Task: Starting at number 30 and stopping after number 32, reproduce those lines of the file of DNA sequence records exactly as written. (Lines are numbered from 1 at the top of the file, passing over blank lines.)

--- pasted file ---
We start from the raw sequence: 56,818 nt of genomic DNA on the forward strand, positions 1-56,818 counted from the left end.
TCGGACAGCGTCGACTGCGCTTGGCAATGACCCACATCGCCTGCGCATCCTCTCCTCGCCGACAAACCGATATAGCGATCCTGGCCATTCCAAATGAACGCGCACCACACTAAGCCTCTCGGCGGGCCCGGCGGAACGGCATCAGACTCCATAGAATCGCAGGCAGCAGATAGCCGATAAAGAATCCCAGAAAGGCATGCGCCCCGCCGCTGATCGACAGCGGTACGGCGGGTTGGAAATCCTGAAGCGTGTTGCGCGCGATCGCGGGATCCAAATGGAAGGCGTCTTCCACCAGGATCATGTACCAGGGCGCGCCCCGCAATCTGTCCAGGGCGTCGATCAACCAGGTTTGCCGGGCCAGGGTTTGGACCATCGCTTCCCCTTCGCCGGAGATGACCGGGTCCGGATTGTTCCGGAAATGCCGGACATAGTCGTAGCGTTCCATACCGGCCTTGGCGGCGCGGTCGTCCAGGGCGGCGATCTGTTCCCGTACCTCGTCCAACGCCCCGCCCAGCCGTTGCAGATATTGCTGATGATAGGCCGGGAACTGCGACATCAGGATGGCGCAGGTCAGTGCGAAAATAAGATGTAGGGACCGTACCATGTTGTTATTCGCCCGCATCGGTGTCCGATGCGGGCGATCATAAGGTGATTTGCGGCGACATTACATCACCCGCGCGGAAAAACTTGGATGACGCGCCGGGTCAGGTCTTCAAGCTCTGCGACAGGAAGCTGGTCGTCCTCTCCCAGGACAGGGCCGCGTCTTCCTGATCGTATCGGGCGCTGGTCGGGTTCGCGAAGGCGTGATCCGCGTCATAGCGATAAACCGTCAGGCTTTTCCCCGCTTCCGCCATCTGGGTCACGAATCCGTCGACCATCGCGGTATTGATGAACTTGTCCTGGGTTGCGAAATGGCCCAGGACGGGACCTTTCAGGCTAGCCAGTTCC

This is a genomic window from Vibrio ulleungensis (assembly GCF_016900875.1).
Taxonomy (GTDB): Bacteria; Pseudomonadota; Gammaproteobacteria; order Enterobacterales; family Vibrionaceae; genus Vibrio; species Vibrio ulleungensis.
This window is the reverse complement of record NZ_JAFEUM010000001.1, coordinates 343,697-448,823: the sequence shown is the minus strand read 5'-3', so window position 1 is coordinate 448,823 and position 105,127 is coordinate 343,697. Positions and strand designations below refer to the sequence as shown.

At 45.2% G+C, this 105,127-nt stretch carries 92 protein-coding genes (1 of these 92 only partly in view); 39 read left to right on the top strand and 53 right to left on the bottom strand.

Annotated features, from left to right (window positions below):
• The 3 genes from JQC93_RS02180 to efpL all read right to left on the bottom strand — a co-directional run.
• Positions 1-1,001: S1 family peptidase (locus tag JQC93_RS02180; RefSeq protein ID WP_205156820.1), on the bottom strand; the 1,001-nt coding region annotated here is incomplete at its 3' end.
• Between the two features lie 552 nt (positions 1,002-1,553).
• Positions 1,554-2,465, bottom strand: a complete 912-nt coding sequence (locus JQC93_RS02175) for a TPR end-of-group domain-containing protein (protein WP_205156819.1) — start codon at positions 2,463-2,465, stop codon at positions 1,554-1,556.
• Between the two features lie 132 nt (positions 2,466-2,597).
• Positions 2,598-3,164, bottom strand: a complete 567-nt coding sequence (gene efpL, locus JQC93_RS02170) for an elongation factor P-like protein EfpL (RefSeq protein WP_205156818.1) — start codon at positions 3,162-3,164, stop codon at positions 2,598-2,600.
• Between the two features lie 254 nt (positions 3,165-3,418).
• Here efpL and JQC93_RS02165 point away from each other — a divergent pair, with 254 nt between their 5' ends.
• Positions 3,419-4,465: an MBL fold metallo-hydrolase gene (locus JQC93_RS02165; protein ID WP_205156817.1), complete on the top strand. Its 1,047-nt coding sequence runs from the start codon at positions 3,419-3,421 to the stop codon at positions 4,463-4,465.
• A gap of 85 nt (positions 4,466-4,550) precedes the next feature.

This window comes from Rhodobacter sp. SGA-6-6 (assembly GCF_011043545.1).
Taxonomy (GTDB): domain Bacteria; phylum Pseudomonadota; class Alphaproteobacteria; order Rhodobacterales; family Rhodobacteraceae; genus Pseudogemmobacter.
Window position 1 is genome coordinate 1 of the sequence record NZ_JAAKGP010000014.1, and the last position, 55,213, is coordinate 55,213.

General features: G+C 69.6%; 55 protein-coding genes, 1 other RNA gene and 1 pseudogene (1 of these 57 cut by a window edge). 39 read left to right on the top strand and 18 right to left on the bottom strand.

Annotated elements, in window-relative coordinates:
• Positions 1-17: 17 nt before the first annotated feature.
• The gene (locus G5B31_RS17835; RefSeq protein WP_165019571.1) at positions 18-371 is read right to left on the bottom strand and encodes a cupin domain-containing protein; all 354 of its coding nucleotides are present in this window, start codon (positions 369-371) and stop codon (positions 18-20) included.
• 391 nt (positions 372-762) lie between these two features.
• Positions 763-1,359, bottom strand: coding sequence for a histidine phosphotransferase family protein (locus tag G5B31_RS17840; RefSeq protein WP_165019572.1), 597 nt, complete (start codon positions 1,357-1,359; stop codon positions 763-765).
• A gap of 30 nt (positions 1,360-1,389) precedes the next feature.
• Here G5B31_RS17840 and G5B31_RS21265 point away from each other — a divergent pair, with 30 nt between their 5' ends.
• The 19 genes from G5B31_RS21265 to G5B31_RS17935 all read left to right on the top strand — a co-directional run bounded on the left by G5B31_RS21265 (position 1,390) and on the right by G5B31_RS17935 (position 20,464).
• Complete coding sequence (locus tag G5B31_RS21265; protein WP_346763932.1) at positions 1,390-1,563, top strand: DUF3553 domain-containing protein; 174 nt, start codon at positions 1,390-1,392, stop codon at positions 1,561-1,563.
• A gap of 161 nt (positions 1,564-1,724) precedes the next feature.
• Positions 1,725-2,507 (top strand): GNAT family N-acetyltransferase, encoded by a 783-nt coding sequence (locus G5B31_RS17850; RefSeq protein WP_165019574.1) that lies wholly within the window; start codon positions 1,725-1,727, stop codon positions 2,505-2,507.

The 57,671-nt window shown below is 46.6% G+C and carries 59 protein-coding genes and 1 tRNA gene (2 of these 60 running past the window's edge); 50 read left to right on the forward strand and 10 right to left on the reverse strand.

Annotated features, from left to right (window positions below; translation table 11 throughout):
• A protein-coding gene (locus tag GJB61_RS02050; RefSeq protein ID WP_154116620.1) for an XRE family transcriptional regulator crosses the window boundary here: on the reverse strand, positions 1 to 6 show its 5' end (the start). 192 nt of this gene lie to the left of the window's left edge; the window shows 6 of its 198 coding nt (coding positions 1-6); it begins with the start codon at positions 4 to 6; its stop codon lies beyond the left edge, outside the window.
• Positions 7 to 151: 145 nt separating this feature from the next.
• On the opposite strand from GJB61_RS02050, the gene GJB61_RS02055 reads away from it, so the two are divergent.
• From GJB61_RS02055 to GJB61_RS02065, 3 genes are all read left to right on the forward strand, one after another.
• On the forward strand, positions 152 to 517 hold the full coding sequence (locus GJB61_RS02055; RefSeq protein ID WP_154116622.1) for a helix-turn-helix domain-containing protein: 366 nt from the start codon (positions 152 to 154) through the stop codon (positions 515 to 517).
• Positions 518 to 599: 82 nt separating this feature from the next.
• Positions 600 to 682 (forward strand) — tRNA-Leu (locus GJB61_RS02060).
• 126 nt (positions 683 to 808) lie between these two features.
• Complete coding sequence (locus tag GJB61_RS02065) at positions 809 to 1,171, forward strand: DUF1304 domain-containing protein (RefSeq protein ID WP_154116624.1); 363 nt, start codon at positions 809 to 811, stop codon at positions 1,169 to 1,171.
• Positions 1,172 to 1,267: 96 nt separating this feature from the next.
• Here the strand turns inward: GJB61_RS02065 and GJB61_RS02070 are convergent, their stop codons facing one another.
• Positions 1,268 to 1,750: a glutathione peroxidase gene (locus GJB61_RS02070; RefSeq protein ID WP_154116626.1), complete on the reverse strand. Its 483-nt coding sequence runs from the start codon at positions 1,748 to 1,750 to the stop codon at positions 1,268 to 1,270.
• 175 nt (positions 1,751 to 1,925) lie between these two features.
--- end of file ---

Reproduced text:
• Complete coding sequence (locus tag G5B31_RS21265; protein WP_346763932.1) at positions 1,390-1,563, top strand: DUF3553 domain-containing protein; 174 nt, start codon at positions 1,390-1,392, stop codon at positions 1,561-1,563.
• A gap of 161 nt (positions 1,564-1,724) precedes the next feature.
• Positions 1,725-2,507 (top strand): GNAT family N-acetyltransferase, encoded by a 783-nt coding sequence (locus G5B31_RS17850; RefSeq protein WP_165019574.1) that lies wholly within the window; start codon positions 1,725-1,727, stop codon positions 2,505-2,507.